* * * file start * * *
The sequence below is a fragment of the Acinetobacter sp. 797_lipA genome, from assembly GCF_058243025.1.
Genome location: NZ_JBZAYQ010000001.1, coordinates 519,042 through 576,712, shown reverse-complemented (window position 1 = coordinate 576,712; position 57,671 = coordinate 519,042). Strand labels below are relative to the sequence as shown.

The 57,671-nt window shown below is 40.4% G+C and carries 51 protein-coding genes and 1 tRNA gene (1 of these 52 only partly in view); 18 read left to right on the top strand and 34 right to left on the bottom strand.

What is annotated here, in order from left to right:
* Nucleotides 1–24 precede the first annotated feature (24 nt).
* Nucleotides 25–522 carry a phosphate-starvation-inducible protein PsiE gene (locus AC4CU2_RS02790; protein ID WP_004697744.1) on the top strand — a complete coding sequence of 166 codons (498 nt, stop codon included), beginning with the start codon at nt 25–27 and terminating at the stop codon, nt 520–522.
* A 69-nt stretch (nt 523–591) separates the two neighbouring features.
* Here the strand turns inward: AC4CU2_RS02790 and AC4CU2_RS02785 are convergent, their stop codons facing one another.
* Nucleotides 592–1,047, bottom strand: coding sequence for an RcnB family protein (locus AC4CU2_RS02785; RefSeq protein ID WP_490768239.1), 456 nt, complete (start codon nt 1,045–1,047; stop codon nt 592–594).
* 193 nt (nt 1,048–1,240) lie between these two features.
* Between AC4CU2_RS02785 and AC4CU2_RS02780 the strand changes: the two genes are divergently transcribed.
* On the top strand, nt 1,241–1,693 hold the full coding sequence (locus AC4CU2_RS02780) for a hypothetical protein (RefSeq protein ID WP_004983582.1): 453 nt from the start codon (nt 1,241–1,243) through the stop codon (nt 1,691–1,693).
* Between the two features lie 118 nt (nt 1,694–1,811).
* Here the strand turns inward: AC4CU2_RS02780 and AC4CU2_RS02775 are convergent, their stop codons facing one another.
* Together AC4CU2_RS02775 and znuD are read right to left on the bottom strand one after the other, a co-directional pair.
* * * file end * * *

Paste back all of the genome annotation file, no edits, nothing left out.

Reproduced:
The sequence below is a fragment of the Acinetobacter sp. 797_lipA genome, from assembly GCF_058243025.1.
Genome location: NZ_JBZAYQ010000001.1, coordinates 519,042 through 576,712, shown reverse-complemented (window position 1 = coordinate 576,712; position 57,671 = coordinate 519,042). Strand labels below are relative to the sequence as shown.

The 57,671-nt window shown below is 40.4% G+C and carries 51 protein-coding genes and 1 tRNA gene (1 of these 52 only partly in view); 18 read left to right on the top strand and 34 right to left on the bottom strand.

What is annotated here, in order from left to right:
* Nucleotides 1–24 precede the first annotated feature (24 nt).
* Nucleotides 25–522 carry a phosphate-starvation-inducible protein PsiE gene (locus AC4CU2_RS02790; protein ID WP_004697744.1) on the top strand — a complete coding sequence of 166 codons (498 nt, stop codon included), beginning with the start codon at nt 25–27 and terminating at the stop codon, nt 520–522.
* A 69-nt stretch (nt 523–591) separates the two neighbouring features.
* Here the strand turns inward: AC4CU2_RS02790 and AC4CU2_RS02785 are convergent, their stop codons facing one another.
* Nucleotides 592–1,047, bottom strand: coding sequence for an RcnB family protein (locus AC4CU2_RS02785; RefSeq protein ID WP_490768239.1), 456 nt, complete (start codon nt 1,045–1,047; stop codon nt 592–594).
* 193 nt (nt 1,048–1,240) lie between these two features.
* Between AC4CU2_RS02785 and AC4CU2_RS02780 the strand changes: the two genes are divergently transcribed.
* On the top strand, nt 1,241–1,693 hold the full coding sequence (locus AC4CU2_RS02780) for a hypothetical protein (RefSeq protein ID WP_004983582.1): 453 nt from the start codon (nt 1,241–1,243) through the stop codon (nt 1,691–1,693).
* Between the two features lie 118 nt (nt 1,694–1,811).
* Here the strand turns inward: AC4CU2_RS02780 and AC4CU2_RS02775 are convergent, their stop codons facing one another.
* Together AC4CU2_RS02775 and znuD are read right to left on the bottom strand one after the other, a co-directional pair.